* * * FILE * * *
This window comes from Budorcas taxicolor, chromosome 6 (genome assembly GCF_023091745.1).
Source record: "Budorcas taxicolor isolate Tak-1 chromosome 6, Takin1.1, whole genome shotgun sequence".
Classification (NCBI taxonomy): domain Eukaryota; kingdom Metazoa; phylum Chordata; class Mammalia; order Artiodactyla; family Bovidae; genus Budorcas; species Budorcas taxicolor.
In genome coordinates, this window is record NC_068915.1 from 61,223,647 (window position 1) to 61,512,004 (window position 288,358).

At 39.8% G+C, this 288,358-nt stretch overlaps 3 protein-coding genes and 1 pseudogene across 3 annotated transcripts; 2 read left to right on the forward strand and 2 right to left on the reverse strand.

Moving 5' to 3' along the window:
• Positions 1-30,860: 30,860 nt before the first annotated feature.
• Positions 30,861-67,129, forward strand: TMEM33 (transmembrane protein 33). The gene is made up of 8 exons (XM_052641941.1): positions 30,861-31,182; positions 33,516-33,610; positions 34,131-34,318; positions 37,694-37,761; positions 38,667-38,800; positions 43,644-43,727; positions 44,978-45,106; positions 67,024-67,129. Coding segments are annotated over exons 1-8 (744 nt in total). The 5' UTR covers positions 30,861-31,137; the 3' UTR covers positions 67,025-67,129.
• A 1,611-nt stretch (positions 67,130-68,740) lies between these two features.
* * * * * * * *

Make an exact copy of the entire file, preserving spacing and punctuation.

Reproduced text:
This window comes from Budorcas taxicolor, chromosome 6 (genome assembly GCF_023091745.1).
Source record: "Budorcas taxicolor isolate Tak-1 chromosome 6, Takin1.1, whole genome shotgun sequence".
Classification (NCBI taxonomy): domain Eukaryota; kingdom Metazoa; phylum Chordata; class Mammalia; order Artiodactyla; family Bovidae; genus Budorcas; species Budorcas taxicolor.
In genome coordinates, this window is record NC_068915.1 from 61,223,647 (window position 1) to 61,512,004 (window position 288,358).

At 39.8% G+C, this 288,358-nt stretch overlaps 3 protein-coding genes and 1 pseudogene across 3 annotated transcripts; 2 read left to right on the forward strand and 2 right to left on the reverse strand.

Moving 5' to 3' along the window:
• Positions 1-30,860: 30,860 nt before the first annotated feature.
• Positions 30,861-67,129, forward strand: TMEM33 (transmembrane protein 33). The gene is made up of 8 exons (XM_052641941.1): positions 30,861-31,182; positions 33,516-33,610; positions 34,131-34,318; positions 37,694-37,761; positions 38,667-38,800; positions 43,644-43,727; positions 44,978-45,106; positions 67,024-67,129. Coding segments are annotated over exons 1-8 (744 nt in total). The 5' UTR covers positions 30,861-31,137; the 3' UTR covers positions 67,025-67,129.
• A 1,611-nt stretch (positions 67,130-68,740) lies between these two features.